As part of Saudi Arabia’s own investigation into the matter, Deputy Intelligence Chief Ahmad al-Assiri and Saud al-Qahtani were fired and the prosecutor charged 11 people—who are yet to be publicly identified but are believed to be Saudi intelligence officers and officials. The country has resisted Turkey’s demands for extradition of the charged suspects.
Callamard also has “major concerns” about the reliability of the proceedings against these 11 people.
U.S. President Trump has called the murder “one of the worst in the history of cover-ups”. He added that the move should never have been conceived and that “whoever thought of that idea is in big trouble and should be”.
Despite Saudi denial of Prince Mohammed bin Salman’s involvement in the murder, Al Jazeera reports that U.S. intelligence agencies found the Prince at the head of the entire murder operation. Trump promised a punishment for the deed, but stopped short of cutting ties off with the Saudis.
The US instead imposed economic sanctions on 17 Saudi nationals, but not Prince Mohammed, indicating the White House’s belief in his innocence. US Senators initiated a sanctions process against Prince Mohammed and gave Trump 120 days to act—the deadline expires tomorrow. The White House is yet to respond.
Callamard commented on the global persecution of journalists who disagree with the state. She even said that “the killing of Mr. Khashoggi was part of a well-evidenced pattern of killings, globally, of journalists, other human rights defenders, activists and opponents of various regimes.”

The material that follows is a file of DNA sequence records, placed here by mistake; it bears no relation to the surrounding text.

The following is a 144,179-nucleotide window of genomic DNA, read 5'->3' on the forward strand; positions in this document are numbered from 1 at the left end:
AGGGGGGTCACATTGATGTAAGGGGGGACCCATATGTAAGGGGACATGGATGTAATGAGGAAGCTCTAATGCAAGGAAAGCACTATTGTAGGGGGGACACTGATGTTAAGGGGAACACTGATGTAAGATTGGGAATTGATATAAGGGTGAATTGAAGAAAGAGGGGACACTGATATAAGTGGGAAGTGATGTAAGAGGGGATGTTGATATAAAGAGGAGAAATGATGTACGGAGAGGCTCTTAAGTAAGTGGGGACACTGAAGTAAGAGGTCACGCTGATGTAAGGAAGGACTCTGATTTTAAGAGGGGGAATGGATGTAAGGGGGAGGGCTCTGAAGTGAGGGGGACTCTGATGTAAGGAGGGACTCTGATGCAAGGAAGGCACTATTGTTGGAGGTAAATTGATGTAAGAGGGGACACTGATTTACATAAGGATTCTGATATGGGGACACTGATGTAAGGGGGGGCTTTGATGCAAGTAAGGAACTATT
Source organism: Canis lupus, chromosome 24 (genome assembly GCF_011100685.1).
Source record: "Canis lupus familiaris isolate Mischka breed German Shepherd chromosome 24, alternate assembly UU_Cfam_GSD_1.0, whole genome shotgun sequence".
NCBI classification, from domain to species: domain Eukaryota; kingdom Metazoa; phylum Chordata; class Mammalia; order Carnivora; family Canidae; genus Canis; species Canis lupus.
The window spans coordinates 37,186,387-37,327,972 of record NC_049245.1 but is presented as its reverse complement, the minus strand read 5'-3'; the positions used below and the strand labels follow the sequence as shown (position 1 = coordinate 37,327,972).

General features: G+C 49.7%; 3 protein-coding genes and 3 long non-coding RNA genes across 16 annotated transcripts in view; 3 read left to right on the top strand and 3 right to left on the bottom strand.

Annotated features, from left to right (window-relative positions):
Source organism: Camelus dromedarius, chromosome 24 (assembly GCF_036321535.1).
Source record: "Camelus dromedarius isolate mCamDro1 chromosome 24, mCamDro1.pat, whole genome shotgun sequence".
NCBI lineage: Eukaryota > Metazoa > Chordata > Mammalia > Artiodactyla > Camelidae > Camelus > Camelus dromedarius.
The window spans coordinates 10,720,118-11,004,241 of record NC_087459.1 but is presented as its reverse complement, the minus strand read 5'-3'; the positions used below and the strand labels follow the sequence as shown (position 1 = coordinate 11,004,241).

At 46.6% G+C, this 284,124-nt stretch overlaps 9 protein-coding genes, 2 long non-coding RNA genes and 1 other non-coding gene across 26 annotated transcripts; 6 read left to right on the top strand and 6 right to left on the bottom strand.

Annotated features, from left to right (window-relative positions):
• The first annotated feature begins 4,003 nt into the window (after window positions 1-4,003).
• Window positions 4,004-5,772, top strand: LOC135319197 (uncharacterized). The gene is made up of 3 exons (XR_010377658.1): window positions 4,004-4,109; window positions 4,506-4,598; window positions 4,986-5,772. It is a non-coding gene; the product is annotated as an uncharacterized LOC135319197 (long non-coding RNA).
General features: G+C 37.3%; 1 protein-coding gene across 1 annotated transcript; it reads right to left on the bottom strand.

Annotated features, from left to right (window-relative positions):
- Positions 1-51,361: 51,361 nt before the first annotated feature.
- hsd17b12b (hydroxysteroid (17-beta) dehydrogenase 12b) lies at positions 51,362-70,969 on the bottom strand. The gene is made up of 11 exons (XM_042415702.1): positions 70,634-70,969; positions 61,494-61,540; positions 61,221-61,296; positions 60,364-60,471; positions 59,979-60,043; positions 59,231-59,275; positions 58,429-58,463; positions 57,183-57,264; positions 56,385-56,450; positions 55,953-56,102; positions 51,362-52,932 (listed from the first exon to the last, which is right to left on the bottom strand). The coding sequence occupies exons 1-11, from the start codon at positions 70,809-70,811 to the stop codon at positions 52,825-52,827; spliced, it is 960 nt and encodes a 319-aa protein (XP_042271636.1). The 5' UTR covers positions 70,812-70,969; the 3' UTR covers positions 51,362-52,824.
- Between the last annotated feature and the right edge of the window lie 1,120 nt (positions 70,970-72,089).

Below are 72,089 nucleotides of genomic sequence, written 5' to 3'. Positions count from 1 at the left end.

Her words ring true for India, as well. Although the country guarantees its citizens the freedom of speech, journalists have complained of intimidation, threats, and social media abuse if they speak out against Modi and the BJP.
The World Press Freedom Index ranks India 138 out of 180 countries because “journalists are increasingly the targets of online smear campaigns by the most radical nationalists, who vilify them and even threaten physical reprisals.”
In 2017, journalist Gauri Lankesh who was critical of Indian conservatism was shot outside her home. In 2018, six other journalists were killed: Chandan Tiwari, Achyutananda Sahu, Shujaat Bukhari, Vijay Singh, Navin Nischal, and Sandeep Sharma. Between 2014 and 2017, 12 journalists were killed in Indian for reasons connected to their line of work.
Columnist for Times of India Sagarika Ghose said, “The minute I write something, I get droves of hate mail… I have had death threats and gang rape threats on social media and also through letters sent to my home. They know where I live.” Women journalists in India also get regularly bullied online by being called “presstitute”.
Al Jazeera reports that Callamard plans to take her recommendations to the UN’s human rights council (HRC), but the matter cannot escalate further without the cooperation of the countries involved. The council could either ignore her findings or use it as evidence to move the Security Council for a tribunal or inquiry. The human rights council can even refer the case to the International Criminal Court (ICC).
Rhea Arora is a Staff Writer at Qrius